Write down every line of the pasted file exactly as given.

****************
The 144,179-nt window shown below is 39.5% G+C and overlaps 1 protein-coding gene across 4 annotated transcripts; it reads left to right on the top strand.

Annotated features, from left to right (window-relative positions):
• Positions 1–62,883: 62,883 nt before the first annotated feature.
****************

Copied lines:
The 144,179-nt window shown below is 39.5% G+C and overlaps 1 protein-coding gene across 4 annotated transcripts; it reads left to right on the top strand.

Annotated features, from left to right (window-relative positions):
• Positions 1–62,883: 62,883 nt before the first annotated feature.